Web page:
Mass layoffs at Peugeot are piling pressure on France’s new Socialist government, which can’t afford to bail out the auto sector, to cut social welfare levies instead as a way of easing labor costs and making French industry more competitive.
President Francois Hollande, elected in May on a pledge to reverse France’s steady manufacturing decline, faces public expectations for him to reduce the 8,000 job cuts announced by the country’s largest car maker last week, opinion polls show.
But with his government struggling to find 33 billion euros ($40 billion) in deficit cuts for next year, it cannot afford the billions of euros in subsidies and cheap loans thrown at the sector by the previous government to stave off jobs cuts after a worldwide economic slump in 2008-09.
The Socialists repealed Tuesday legislation which would have shifted some of the burden of social welfare charges from labor onto a rise in VAT, a measure passed by ex-President Nicolas Sarkozy to give French industry some breathing space.
But Peugeot’s massive layoffs are stirring calls for Hollande to quickly find other ways of easing the burden on companies, such as a rise in the CSG levy that individuals pay on nearly all income to help finance a generous welfare system.
“This is the demonstration that there is a problem of competitiveness in France,” Bank of France Governor Christian Noyer said Wednesday. “We need to attack this problem. The government must reform the cost of labor and lessen welfare charges on salaries.”
Before tackling the underlying problem of competitiveness, Hollande knows he must be seen to stand up to Peugeot’s redundancy plan. An Ifop poll published Sunday showed 28 percent of voters expect the government to block Peugeot from making the layoffs while 21 percent said it should use public funds to avoid them.
While Hollande has ruled out a return to costly and ineffective scrappage schemes, he has vowed to do everything he can to ensure all Peugeot workers are offered voluntary redundancy or alternative jobs.
With Europe oversupplied with cars, Hollande cannot stop the closure of the Aulnay assembly plant. The government does not have a stake in Peugeot as it does in Renault.
However, it is not powerless: the state can limit its co-financing of partial layoffs or block access to cheap credit from state banks, which would make the adjustment plan much more expensive for Peugeot.
“Hollande knows that in the short term, he needs a face-saving deal to minimize the number of firings. And there are lots of ways he can bring pressure to bear,” said Elie Cohen, an economist who advised the Socialist leader during his campaign. “In the medium term, though, the government needs to act on labor costs to make France more competitive. It knows this.”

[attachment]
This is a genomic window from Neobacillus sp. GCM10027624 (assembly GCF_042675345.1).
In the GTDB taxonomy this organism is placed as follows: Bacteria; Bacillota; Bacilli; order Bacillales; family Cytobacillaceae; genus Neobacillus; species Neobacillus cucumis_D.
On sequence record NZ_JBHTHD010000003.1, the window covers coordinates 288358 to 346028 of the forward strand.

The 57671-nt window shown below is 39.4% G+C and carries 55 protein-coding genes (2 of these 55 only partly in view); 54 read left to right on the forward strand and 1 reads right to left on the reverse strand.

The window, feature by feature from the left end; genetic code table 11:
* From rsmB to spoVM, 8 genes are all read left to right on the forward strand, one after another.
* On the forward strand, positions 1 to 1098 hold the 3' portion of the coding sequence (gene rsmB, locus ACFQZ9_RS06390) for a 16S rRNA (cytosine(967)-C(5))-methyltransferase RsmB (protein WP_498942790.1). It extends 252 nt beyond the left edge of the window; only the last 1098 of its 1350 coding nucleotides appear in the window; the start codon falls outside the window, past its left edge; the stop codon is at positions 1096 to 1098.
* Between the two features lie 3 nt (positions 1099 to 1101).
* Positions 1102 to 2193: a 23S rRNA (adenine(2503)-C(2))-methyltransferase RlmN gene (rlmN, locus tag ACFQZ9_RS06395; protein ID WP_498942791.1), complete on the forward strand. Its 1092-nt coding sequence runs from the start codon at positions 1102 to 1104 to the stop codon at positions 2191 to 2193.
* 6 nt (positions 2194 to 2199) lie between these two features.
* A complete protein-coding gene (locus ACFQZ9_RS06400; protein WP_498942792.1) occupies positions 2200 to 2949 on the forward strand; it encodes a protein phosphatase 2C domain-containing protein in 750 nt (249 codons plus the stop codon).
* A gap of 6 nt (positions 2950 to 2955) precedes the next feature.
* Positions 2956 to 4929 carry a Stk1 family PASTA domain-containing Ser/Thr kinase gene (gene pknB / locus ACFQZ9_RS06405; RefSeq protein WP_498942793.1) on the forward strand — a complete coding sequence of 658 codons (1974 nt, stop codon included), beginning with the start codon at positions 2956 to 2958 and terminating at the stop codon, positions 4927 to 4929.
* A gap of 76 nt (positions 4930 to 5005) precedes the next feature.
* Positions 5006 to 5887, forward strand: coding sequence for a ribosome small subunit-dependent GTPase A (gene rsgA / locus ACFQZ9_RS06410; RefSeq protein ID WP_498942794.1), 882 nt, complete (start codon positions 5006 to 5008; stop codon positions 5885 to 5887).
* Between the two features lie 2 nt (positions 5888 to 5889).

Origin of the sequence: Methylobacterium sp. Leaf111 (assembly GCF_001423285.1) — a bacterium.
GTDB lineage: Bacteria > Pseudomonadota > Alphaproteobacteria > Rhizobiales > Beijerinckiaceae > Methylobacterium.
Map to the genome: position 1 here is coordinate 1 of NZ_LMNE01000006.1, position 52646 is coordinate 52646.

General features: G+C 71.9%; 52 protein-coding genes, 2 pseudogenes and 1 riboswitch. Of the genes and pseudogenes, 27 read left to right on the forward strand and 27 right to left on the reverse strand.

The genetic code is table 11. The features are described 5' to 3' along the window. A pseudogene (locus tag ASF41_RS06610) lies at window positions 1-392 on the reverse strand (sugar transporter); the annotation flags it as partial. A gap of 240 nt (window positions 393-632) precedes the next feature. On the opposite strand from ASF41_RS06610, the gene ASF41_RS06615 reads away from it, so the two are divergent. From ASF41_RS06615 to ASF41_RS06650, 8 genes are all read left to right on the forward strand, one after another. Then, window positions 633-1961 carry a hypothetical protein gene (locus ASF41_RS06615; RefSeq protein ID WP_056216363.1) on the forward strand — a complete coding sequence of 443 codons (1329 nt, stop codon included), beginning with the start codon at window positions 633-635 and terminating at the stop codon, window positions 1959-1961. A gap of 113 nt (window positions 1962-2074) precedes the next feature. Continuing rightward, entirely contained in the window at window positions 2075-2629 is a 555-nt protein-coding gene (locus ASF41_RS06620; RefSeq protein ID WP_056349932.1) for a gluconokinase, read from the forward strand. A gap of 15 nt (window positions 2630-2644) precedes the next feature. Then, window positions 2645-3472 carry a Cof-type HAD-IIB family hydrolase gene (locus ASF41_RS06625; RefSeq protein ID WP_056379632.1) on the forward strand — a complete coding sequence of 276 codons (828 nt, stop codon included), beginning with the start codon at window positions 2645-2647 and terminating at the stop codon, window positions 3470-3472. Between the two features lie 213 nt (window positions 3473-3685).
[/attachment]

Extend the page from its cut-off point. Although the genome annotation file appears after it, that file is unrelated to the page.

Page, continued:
France has bled some 750,000 manufacturing jobs over the last decade – reducing its level of industrialization to among the lowest in the Western world – as traditional industries have succumbed to low-cost emerging market competition.
As part of an auto sector rescue package due on July 25, the government will provide incentives for environmentally friendly vehicles such as electric cars where Peugeot and Renault are market leaders, Industrial Renewal Minister Arnaud Montebourg says.
It may also increase tax incentives for research and investment in a bid to improve the quality of French cars and industrial goods in general, following Germany’s example.
“Going upmarket is the only possible way out of this crisis,” said Aurelien Duthoit, analyst at brokerage Xerfi. “But that’s a long-term policy. Supply side reforms will take years.”
Such measures will come too late to shore up Peugeot’s manufacturing unit against 200 million euros a month in losses. With 44 percent of its production in France – twice Renault’s level – the carmaker has said it urgently needs a cut in welfare levies.
“We have the highest labor costs in Europe,” Peugeot chief executive Philippe Varin told RTL radio Friday. “We need to massively lower the charges weighing on labor.”
French unit labor costs, which were once a competitive advantage, have risen steadily over the last decade to top those in neighboring industrial powerhouse Germany. Half these costs are social welfare levies, according to the MEDEF business chamber, twice the level in Germany.
After talks with unions last week, Prime Minister Jean-Marc Ayrault recognized that France needed drastic steps to regain competitiveness and alluded to the possibility of shifting some welfare financing from wages onto the CSG social levy.
While a VAT increase would weigh more heavily on poorer households – which consume a higher share of their income – the Socialists favor an increase in CSG because it is proportionate to income.
Louis Gallois, the former CEO of aerospace giant EADS named by the Socialists to head a task force on reviving industry, has said France needs “a competitiveness shock” involving cuts in taxes and social charges of up to 50 billion euros.
Gallois will present a report early next year as the basis for welfare funding legislation before the end of 2013.